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Prominent theories of social anxiety disorder (SAD) describe the role of attentional bias in the disorder's etiology and maintenance; some models implicate bias toward social threats (e.g., Rapee

& Heimberg, 1997) and others implicate bias to avoid them (e.g., Clark & Wells, 1995). The present

investigation examined: 1) whether a clinical sample of individuals with SAD comprises two distinct groups based on attention bias for social threat (vigilant, avoidant), and 2) group-specific changes in attention bias following cognitive behavioral therapy (CBT) for SAD. Consistent with predictions, results yielded evidence of two pre-treatment groups (vigilant and avoidant). After eight weeks of treatment, the direction of change in attention bias differed between groups, such that the vigilant group became less vigilant, and the avoidant group became less avoidant, with the avoidant group showing a significant change in attention bias from pre- to post-treatment. These findings provide preliminary support for the hypothesis that SAD comprises subgroups with both threat vigilant and threat avoidant attentional styles and change in different directions following treatment. Implications for how individuals who exhibit one attentional bias or the other may differentially respond to treatment are discussed.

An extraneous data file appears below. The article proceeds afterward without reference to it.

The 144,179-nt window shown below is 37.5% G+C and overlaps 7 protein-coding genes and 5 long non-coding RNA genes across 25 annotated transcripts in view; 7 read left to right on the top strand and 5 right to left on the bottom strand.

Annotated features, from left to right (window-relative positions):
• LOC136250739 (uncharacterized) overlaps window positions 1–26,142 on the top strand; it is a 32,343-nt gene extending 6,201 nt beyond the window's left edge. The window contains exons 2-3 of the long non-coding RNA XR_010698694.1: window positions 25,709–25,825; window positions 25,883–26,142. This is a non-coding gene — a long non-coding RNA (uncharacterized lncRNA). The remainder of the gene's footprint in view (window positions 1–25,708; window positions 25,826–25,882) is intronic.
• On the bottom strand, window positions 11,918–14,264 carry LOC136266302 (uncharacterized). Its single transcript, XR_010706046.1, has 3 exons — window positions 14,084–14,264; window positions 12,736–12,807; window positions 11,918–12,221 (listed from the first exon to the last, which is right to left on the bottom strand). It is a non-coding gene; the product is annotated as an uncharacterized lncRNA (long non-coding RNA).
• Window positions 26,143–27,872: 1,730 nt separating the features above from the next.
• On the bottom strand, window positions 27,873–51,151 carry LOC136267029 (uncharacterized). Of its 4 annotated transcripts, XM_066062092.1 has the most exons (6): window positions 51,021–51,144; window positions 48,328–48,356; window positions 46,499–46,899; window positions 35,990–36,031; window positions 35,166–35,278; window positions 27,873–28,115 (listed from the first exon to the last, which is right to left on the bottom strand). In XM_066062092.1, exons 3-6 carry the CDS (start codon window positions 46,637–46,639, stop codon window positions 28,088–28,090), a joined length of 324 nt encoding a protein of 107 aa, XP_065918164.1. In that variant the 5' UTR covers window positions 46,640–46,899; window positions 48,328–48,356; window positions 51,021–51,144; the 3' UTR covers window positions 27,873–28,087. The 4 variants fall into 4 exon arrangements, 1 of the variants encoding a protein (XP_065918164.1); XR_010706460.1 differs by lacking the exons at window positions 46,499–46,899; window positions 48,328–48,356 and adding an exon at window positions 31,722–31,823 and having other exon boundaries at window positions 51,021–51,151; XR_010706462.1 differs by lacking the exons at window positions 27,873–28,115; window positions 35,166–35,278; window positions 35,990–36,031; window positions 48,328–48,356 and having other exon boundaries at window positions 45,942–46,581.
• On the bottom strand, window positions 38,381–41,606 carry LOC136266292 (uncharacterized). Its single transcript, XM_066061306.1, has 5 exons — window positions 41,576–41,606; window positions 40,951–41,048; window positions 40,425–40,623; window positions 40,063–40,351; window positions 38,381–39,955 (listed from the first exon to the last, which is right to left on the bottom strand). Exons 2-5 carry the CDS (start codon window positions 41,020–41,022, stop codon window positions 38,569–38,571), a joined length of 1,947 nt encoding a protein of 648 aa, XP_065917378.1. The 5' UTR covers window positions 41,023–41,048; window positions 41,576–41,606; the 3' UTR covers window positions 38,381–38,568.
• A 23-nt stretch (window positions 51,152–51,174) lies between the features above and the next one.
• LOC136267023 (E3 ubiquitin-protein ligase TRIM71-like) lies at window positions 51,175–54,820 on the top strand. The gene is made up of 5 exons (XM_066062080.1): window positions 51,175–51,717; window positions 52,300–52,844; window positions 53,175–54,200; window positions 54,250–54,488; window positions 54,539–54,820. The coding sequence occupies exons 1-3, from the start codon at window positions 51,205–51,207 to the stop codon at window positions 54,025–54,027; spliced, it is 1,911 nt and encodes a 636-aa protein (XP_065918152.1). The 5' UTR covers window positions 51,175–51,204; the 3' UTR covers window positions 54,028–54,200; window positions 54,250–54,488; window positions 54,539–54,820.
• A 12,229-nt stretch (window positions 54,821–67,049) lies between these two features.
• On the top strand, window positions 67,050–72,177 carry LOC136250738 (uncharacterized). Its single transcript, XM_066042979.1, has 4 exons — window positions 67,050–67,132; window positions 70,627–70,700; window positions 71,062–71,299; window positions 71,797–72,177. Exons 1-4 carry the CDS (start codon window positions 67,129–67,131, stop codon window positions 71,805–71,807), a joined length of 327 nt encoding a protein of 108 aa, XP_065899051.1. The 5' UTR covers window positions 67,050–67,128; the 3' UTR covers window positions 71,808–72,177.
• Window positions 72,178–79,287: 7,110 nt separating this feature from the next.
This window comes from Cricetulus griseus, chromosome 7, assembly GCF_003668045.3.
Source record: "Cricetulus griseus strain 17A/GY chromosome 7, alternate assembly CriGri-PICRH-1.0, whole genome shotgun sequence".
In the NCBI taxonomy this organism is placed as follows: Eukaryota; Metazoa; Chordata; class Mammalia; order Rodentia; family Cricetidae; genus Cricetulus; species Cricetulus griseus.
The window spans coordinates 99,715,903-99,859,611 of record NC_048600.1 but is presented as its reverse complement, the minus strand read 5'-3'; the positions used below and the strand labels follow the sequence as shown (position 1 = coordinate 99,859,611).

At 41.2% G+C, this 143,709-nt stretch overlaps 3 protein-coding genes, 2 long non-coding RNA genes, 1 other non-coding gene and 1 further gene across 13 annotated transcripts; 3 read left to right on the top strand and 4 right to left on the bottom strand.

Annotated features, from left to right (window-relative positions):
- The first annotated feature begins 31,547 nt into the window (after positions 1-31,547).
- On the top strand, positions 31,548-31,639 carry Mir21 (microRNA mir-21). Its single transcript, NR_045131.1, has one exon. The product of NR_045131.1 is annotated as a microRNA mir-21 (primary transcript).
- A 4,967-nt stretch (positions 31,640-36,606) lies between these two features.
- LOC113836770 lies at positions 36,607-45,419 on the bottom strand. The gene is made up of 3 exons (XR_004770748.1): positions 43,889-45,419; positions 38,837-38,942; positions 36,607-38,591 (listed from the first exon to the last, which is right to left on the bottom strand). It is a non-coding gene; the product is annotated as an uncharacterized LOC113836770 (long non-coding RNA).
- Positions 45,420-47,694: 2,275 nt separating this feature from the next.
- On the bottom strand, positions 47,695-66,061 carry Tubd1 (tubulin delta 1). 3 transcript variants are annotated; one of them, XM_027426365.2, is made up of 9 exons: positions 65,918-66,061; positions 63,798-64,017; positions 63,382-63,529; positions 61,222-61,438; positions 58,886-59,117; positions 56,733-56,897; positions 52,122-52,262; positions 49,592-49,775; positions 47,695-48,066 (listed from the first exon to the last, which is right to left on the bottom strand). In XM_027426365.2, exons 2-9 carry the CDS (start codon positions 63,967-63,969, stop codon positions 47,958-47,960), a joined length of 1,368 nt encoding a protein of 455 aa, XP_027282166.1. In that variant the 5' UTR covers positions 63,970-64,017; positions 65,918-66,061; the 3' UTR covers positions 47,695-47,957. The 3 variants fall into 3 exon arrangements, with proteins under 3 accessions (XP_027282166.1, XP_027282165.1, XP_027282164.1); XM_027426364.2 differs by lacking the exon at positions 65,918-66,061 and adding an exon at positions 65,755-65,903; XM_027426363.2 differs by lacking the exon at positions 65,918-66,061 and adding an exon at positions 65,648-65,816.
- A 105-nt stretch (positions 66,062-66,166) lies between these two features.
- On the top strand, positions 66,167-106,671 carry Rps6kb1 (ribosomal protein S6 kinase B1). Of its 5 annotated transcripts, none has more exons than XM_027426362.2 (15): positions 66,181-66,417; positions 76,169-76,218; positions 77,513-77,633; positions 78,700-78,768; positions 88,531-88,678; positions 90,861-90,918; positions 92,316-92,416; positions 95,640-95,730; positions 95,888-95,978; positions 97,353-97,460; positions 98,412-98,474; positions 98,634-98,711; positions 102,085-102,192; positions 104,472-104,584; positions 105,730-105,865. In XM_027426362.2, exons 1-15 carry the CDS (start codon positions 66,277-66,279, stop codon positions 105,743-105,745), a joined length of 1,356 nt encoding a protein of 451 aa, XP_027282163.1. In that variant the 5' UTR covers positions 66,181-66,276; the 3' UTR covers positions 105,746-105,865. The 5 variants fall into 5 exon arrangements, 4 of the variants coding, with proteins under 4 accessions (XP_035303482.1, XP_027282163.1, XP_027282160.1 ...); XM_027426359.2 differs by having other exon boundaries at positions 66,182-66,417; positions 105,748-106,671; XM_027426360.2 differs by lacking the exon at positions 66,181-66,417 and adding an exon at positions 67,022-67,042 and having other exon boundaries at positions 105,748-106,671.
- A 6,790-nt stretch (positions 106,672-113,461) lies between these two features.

This is a preprint of an article published as:

Calamaras, M. R., Tone, E. B., & Anderson, P. L. (2012). A Pilot Study of Attention Bias Subtypes: Examining Their Relation to Cognitive Bias and Their Change following Cognitive Behavioral Therapy. Journal of Clinical Psychology, 68(7), 745-754. doi: 10.1002/jclp.21875

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